“The Most Wonderful Time of the Year” … and for good reason
Tim Wildmon
Tim Wildmon
AFA president

December 2012 – When the news reported recently that singer Andy Williams had died, I got a lump in my throat. Not that I was a huge Andy Williams fan. I don’t own any of his albums. It’s just that Andy Williams was one of the television stars that always had a Christmas special when I was a kid. Like most Americans, our family loved to watch all the Christmas specials (selecting them from our vast array of three channels), and Andy Williams was one of the best, year after year. His voice was amazing. He would always sing, “It’s the Most Wonderful Time of the Year.” What a great song. 

Until recently, Christmas has always held a special place in the hearts of most Americans. Maybe it still does to some degree, but it’s hard to tell with all the political correctness sweeping our land. We are told we might offend non-Christians if we talk about Christmas too much. We have moved into a generic “holiday” celebration. 

Many people have also succumbed to multiculturalism, which basically teaches that all cultures are morally equal, so to elevate Christmas above other religious holidays would offend other cultures. What a bunch of hogwash. It’s a shame what the politically correct crowd has tried to do with Christmas in our country. 

My growing up years were in the 1960s and ’70s. In addition to the Andy Williams special, our family also made it a point to enjoy A Charlie Brown Christmas, which debuted in 1965 and continues on network television today. 

Through the loveable cartoon characters from the Peanuts series, the real reason for Christmas is presented when, at the school play rehearsal, Linus tells Charlie Brown he knows the real reason for Christmas and goes on stage in front of the spotlight and quotes from the Scriptures: 

“And there were in the same country shepherds abiding in the field, keeping watch over their flock by night. And, lo, the angel of the Lord came upon them, and the glory of the Lord shone round about them: and they were sore afraid. And the angel said unto them, “Fear not: for, behold, I bring you tidings of great joy, which shall be to all people. For unto you is born this day in the city of David a Savior, which is Christ the Lord. And this shall be a sign unto you; Ye shall find the babe wrapped in swaddling clothes, lying in a manger.” And suddenly there was with the angel a multitude of the heavenly host praising God, and saying, “Glory to God in the highest, and on earth, peace and goodwill towards men” (Luke 2:8-14).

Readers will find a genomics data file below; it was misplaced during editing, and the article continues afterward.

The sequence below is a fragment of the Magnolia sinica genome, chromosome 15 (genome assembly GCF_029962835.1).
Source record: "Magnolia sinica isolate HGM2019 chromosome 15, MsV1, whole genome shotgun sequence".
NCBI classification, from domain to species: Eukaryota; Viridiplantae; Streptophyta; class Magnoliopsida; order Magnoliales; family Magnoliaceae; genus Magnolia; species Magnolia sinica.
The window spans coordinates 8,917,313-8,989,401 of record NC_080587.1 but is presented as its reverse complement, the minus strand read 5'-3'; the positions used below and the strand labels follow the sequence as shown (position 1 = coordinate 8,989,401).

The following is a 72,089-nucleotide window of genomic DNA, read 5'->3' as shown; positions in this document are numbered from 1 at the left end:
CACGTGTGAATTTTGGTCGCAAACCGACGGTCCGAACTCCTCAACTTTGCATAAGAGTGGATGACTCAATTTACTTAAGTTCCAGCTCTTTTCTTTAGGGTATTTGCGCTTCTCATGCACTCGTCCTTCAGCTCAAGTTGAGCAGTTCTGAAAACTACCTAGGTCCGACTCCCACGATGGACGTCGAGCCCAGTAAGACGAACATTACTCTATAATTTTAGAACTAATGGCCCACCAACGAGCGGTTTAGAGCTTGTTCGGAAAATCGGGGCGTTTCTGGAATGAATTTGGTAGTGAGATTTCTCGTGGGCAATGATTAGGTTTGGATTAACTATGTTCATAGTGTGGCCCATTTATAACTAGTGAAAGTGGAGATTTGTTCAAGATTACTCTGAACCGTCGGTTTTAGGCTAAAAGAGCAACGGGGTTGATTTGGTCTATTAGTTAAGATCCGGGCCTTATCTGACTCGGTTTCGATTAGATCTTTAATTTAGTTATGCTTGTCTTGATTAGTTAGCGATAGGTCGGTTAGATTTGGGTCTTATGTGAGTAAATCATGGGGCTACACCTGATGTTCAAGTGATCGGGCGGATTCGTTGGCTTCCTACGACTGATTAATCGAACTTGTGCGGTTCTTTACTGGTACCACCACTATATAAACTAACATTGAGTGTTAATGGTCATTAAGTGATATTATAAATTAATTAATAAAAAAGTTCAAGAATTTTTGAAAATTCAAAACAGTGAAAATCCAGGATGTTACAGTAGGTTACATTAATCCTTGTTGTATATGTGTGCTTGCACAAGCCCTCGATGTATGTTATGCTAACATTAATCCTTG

Then Linus looks at Charlie and says, “… and that’s what Christmas is all about, Charlie Brown.” 

Kudos to the late Charles Shultz, creator of the Peanuts series, for making this the main point of the 30-minute A Charlie Brown Christmas. There’s no way a show that quoted that much Bible could ever make it on network television today if it were not already an established and much anticipated special each year. I guess they know viewers would revolt if Charlie and friends didn’t make their annual Christmas visit. 

Let’s keep Christmas in America and let’s keep Christ in Christmas. As Christians, we need to continue to use the Christmas season to share with the world around us the real reason for the celebration. 

In one small way, AFA tries to help do that through the Christmas buttons we produce each year. We hope you’re wearing one, and we hope you’ll see others wearing them. They may open a door for you to share with others – as Linus did – “what Christmas is all about.”  undefined